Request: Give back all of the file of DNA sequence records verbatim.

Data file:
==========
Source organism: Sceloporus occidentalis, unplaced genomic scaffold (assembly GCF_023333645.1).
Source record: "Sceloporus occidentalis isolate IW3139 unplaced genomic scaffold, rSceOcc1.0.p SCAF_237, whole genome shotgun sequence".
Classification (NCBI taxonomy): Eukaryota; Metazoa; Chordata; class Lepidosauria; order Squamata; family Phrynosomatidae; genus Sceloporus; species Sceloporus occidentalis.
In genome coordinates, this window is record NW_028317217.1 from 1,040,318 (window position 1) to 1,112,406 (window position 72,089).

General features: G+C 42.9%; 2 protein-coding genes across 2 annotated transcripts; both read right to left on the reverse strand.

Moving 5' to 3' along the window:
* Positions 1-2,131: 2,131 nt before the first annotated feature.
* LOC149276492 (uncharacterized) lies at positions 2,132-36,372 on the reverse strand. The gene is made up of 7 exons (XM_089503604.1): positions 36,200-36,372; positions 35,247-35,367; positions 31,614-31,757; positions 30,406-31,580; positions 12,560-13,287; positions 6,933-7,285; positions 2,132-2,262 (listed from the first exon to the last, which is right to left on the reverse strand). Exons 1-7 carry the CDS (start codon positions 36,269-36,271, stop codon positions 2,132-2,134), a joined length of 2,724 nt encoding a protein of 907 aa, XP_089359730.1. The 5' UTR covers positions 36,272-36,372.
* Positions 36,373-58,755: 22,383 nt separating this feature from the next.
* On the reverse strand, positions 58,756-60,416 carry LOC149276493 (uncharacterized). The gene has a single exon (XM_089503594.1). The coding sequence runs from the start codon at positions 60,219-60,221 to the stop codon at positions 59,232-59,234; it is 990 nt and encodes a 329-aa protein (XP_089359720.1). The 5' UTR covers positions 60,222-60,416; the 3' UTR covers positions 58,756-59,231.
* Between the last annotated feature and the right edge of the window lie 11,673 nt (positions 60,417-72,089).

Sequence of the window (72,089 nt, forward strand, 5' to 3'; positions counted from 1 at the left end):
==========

Source organism: Sceloporus occidentalis, unplaced genomic scaffold (assembly GCF_023333645.1).
Source record: "Sceloporus occidentalis isolate IW3139 unplaced genomic scaffold, rSceOcc1.0.p SCAF_237, whole genome shotgun sequence".
Classification (NCBI taxonomy): Eukaryota; Metazoa; Chordata; class Lepidosauria; order Squamata; family Phrynosomatidae; genus Sceloporus; species Sceloporus occidentalis.
In genome coordinates, this window is record NW_028317217.1 from 1,040,318 (window position 1) to 1,112,406 (window position 72,089).

General features: G+C 42.9%; 2 protein-coding genes across 2 annotated transcripts; both read right to left on the reverse strand.

Moving 5' to 3' along the window:
* Positions 1-2,131: 2,131 nt before the first annotated feature.
* LOC149276492 (uncharacterized) lies at positions 2,132-36,372 on the reverse strand. The gene is made up of 7 exons (XM_089503604.1): positions 36,200-36,372; positions 35,247-35,367; positions 31,614-31,757; positions 30,406-31,580; positions 12,560-13,287; positions 6,933-7,285; positions 2,132-2,262 (listed from the first exon to the last, which is right to left on the reverse strand). Exons 1-7 carry the CDS (start codon positions 36,269-36,271, stop codon positions 2,132-2,134), a joined length of 2,724 nt encoding a protein of 907 aa, XP_089359730.1. The 5' UTR covers positions 36,272-36,372.
* Positions 36,373-58,755: 22,383 nt separating this feature from the next.
* On the reverse strand, positions 58,756-60,416 carry LOC149276493 (uncharacterized). The gene has a single exon (XM_089503594.1). The coding sequence runs from the start codon at positions 60,219-60,221 to the stop codon at positions 59,232-59,234; it is 990 nt and encodes a 329-aa protein (XP_089359720.1). The 5' UTR covers positions 60,222-60,416; the 3' UTR covers positions 58,756-59,231.
* Between the last annotated feature and the right edge of the window lie 11,673 nt (positions 60,417-72,089).

Sequence of the window (72,089 nt, forward strand, 5' to 3'; positions counted from 1 at the left end):